Maria and I both shared initial positive reactions to the games components; the board and the pieces themselves are beautifully printed and similarly toned in an aged washed-out color scheme that works well together…except for the boats which are red blue and yellow and feel like a real mismatch with the rest of the components (another opportunity for custom components. I could easily see that my cutting new boats out of different naturally finished tropical woods would provide a real enhancement to maintaining the design concept lost with the original bits). But once one gets past the initial impressions and begins to play some of the subtlety of the board’s markings becomes a bit detrimental. The boundaries of different regions are somewhat difficult to discern and could have been slightly heavier without detracting from the overall imagery. There is also one area where the exact extents of the sea boundaries near Bali are rather ambiguous (which Mikko Sari has mentioned in one of his blog posts and for which the Splotter guys later provide the clarification that the seas are indeed separate, so we played that wrong...). I found these boundary identifications to be the most problematic. The problem also made landfall and manifested itself in the way the card distribution data created legibility issues with some of the internal region boundaries. Less of an issue for me was the script font used for all of the location names. The names were less critical to game play and so the legibility issues for reading names upside down could be overlooked a bit on the grounds of thematic development. However, in that case, the graphic key for locating the regions on the city placement cards are more critical and they are hurt a bit by their size. in spite of all these comments the game remained very playable, but did leave itself room for improvement. I could see that some real effort went into the graphic production, but it looks like the final product was rushed to print in the end before the final stages of quality control could be implemented.
On the cab ride to the airport, which we shared with Matthew Monin (Octavian), Maria and I noted how many games seem to trip at the finish line with less than stellar graphical implementations. Maria noted that Edward Tufte should be required reading for any illustrators working to convey complex information. As Tufte says in the Visual Display of Quantitative Information: "Above all else show the data." If you are at all interested in the graphic presentation of information (which is one of the fundamental functions of a game's board) then I recommend seeking out Tufte.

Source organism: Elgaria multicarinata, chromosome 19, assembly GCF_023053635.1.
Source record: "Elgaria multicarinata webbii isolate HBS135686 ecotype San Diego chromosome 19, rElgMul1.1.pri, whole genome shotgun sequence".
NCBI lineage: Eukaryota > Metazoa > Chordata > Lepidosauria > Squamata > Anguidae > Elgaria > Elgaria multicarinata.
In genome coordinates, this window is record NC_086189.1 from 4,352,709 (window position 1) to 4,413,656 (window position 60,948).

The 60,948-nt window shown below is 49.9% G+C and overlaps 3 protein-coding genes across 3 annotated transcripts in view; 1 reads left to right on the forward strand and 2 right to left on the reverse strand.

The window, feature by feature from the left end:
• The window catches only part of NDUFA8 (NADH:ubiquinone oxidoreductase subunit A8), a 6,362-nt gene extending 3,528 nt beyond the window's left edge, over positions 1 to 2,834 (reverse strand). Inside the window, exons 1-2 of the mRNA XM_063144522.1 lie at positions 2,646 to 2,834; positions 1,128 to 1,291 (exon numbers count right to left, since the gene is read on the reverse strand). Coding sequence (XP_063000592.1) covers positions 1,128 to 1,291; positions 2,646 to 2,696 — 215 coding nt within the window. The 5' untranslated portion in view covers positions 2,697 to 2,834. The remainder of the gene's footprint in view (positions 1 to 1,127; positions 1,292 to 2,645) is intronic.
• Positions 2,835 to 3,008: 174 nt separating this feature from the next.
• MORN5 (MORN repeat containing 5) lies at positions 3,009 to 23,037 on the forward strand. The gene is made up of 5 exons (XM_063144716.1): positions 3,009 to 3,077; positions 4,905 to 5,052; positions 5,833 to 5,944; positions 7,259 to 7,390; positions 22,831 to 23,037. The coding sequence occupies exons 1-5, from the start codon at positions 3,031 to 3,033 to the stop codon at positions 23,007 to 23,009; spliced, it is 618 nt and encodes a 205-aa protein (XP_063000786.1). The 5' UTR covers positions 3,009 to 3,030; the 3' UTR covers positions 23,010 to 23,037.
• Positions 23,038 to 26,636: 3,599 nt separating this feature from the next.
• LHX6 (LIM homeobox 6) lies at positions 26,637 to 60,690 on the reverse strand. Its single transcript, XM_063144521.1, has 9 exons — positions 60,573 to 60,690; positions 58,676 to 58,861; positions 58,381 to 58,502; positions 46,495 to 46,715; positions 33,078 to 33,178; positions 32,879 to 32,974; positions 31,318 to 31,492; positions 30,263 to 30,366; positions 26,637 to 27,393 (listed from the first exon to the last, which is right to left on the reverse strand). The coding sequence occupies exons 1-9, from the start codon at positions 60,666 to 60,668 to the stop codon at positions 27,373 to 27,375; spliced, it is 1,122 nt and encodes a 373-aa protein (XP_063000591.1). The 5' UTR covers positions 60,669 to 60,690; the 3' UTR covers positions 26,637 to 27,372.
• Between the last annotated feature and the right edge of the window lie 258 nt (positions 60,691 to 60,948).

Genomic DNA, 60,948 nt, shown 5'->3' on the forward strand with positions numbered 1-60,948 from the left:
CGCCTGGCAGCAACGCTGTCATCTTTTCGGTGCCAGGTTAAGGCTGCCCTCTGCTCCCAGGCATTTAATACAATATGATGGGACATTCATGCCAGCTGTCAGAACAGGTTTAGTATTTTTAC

My Final Thoughts on the CON:
Maria seemed a bit aprehensive about coming to the CON at first and I was initially surprised when she said she wanted to come along. (She had never expressed interest in coming to our local SoCalGamesDay events so I didn't anticipate her interest in flying all the way to Dallas for a similar event that would last for 4 days.)I'm glad she came. The event really opened her eyes to the full spectrum of games (and gamers) out there and seemed to expand her enjoyment of them (both, games and gamers). The real enjoyment for us was having the time to spend together (It was almost our anniversary after all) and to meet such great new people with a shared interest in gaming. There were lots of other people that I wish I had taken the time and inititive to stop and talk to. I never did get to a game of Neuland with Chris Bailey like I had hoped to (let alone meet him. Sorry, Chris!). On the whole we didn't have too much difficulty starting up games we wanted to play, but did have the advantage of being two players for some games by ourselves. I like the open gaming arrangement more than scheduled gaming or tournaments, and find the idea floated elsewhere of having 'players needed' flags an interesting one worth considering. All told Derk and Aldie and their committed volunteers did an excellent job of creating a welcoming environment for us all to feel at home in and in whiich we could enjoy each other's company. And for that I offer my personal thanks.
And as a final seal of approval, Maria has already announced to everyone that we will be back next year. (What can I say other than 'See you next year!')